The weakness of our position, as Brexit-supporting Oliver Norgrove points out, is because when it comes to global trade, there is no such thing as sovereignty. We must choose between the two big global trend-setters. On the one hand we have the E.U. Until we leave, we have an influential role as one of the bloc’s largest countries and economies as well as 73 directly elected representatives who sit in the E.U. parliament. If and when we do leave, whilst we’d lose that influence, if we remain aligned to Europe there would be mechanisms (for example through membership of EFTA — the European Free Trade Association) through which we’d still have a say. On the other hand, and most likely in the event of ‘no deal’, we have the U.S. with whom our influence will be near zero.
Perhaps the most poignant thing about the Kim Darroch affair is the sobering confirmation that if we choose the latter, then even at the most senior diplomatic levels, our most powerful influencers can just be swatted away at the whim of whoever sits in the oval office. Cue an onslaught of U.S.-led deregulation of the British economy, degrading of worker’s rights environmental protections and further threats to our NHS from private interests.
To bleat that ‘no deal’ is the ‘will of the British people’ is obscene. A no-deal Brexit was never mentioned in the referendum campaign. All that has been promised is a milk-and-honey trading arrangement with the EU: one with all the advantages of EU membership, but with none of the obligations. No one voted for a no-deal Brexit, and in fact in the latest election — the European Elections — the people voted decisively against it, when parties firmly against no-deal won 55% of the popular vote. So, a no deal Brexit wouldn’t just be insane, it would also go directly against the will of the British people.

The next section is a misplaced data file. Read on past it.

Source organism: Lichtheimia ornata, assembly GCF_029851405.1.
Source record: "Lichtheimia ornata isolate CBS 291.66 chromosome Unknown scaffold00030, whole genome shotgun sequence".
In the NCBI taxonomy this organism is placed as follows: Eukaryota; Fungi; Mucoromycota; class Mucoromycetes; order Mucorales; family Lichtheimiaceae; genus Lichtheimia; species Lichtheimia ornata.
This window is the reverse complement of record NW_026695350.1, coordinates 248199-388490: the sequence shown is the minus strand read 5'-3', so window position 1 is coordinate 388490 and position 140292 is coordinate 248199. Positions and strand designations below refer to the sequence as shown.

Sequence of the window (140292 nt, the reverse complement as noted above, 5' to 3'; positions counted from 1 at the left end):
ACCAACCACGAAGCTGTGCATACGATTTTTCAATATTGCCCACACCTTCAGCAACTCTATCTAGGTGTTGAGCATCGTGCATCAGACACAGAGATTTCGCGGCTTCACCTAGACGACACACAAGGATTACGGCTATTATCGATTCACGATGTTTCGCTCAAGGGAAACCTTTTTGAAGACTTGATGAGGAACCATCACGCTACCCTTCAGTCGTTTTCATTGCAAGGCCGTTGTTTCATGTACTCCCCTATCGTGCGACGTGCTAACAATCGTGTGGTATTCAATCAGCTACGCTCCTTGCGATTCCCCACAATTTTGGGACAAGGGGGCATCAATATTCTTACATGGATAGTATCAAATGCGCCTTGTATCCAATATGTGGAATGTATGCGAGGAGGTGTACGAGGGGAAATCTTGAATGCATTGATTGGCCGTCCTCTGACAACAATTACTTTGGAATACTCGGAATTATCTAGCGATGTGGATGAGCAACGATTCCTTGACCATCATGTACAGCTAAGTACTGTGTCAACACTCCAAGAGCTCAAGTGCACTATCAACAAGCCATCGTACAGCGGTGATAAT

Of course, there is a word that progressive pro-Europeans (whether leavers or remainers) can use to describe the people who wish to bring this harm upon our country. The word ‘traitor’ is bandied about all the time by unhinged Brexiteers, including against their own, such as the bizarre altercation between a Brexit-supporting Tory MP and a woman who donned a wearable PA system to berate him. There’s nothing like a bit of old-fashioned British eccentricity to lighten the otherwise dismal mood.
One could argue that those against a no-deal Brexit have every right to use such language against the extremists. Couldn’t deliberately undermining the British Diplomatic Service and allowing a foreign power to call the shots when it comes to who represents the U.K. oversees, be considered treasonous? Couldn’t a pro-hard Brexit hedge fund manager be called a ‘traitor’ for regarding the personal gains made by betting against sterling in the event of no-deal, as more important than its impact on his compatriots? Aren’t there serious questions to answer about Russian interference in the Brexit campaign, and isn’t it possible that lead-Brexiteer Aaron Banks’ several meetings with what he calls ‘shady’ Russian contacts — as well as the Russian embassy- amounts to treachery?
But progressives should avoid the inflammatory language of treason, because by engaging with it, we merely stoop to the same pathetic level as the hard-line Brexiteers. It is a very slippery slope from screaming ‘traitor’ at each other, to the emergence of overt intimidation such as the ‘yellow jacket’ protests outside Westminster. Chucking milkshakes at each other might seem — at the moment — a humorous and a somewhat tepid liberal response, but the polarising divisions over Brexit risk a rapid escalation into somewhat less frivolous territory. So, no, shouting ‘traitor’ at each other is hardly going to help.
What is the alternative?
As I argued in my article: ‘The Uncomfortable Patriot’ for the Journal of British Identities, the alternative is for British progressives to reclaim the idea of what patriotism actually means. It is a concept that the British left — and particularly the English left — often struggle with precisely because of its connotations with ugly nationalism and exceptionalism; it’s links to empire and its most recent manifestations through Brexit.